The joint detection of gravitational waves (GWs) and γ-rays from a binary neutron star (NS) merger provided a unique view of off-axis gamma-ray bursts (GRBs) and an independent measurement of the NS merger rate. Comparing the observations of GRB170817 with those of the regular population of short GRBs (sGRBs), we show that an order unity fraction of NS mergers result in sGRB jets that breakout of the surrounding ejecta. We argue that the luminosity function of sGRBs, peaking at ≈2 × 1052 erg s−1, is likely an intrinsic property of the sGRB central engine and that sGRB jets are typically narrow with opening angles θ0 ≈ 0.1. We perform Monte Carlo simulations to examine models for the structure and efficiency of the prompt emission in off-axis sGRBs. We find that only a small fraction (∼0.01-0.1) of NS mergers detectable by LIGO/VIRGO in GWs is expected to be also detected in prompt γ-rays and that GW170817-like events are very rare. For an NS merger rate of ∼1500 Gpc−3 yr−1, as inferred from GW170817, we expect within the next decade up to ∼12 joint detections with off-axis GRBs for structured-jet models and just ∼1 for quasi-spherical cocoon models where γ-rays are the result of shock breakout. Given several joint detections and the rates of their discoveries, the different structure models can be distinguished. In addition the existence of a cocoon with a reservoir of thermal energy may be observed directly in the ultraviolet, given a sufficiently rapid localization of the GW source.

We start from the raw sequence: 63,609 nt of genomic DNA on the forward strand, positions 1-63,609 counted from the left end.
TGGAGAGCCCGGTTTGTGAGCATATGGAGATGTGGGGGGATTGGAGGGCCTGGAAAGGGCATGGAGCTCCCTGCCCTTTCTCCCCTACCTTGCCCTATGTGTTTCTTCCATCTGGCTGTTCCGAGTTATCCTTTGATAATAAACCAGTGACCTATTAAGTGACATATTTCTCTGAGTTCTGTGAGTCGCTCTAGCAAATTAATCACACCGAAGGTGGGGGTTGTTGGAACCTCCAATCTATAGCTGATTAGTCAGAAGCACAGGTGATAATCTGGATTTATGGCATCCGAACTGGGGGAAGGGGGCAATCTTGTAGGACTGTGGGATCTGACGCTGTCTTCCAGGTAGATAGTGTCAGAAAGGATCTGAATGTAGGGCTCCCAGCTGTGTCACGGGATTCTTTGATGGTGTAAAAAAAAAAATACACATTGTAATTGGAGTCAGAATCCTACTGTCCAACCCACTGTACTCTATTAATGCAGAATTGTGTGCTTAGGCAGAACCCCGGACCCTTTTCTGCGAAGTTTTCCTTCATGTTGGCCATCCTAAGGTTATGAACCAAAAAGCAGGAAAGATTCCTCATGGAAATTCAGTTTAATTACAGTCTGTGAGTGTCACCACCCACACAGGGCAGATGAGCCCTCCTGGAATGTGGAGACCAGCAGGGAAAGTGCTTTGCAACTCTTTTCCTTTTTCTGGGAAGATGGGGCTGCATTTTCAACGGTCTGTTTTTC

Bibliographical noteFunding Information:
The authors would like to thank the referee for a constructive report, and Tsvi Piran, Ehud Nakar, Pawan Kumar, Omer Bromberg, and Kenta Hotokezaka for helpful discussions. RBD thanks Danielle Taylor for useful discussions. MP acknowledges support from the Lyman Jr. Spitzer Postdoctoral Fellowship and NASA grant 80NSSC18K1745. DG acknowledges support from NASA grants NNX16AB32G and NNX17AG21G. RBD and DG acknowledge support from the National Science Foundation under grants 1816694 and 1816136.
© 2018 The Author(s) Published by Oxford University Press on behalf of the Royal Astronomical Society.
- Gamma-ray burst: general
- Gravitational waves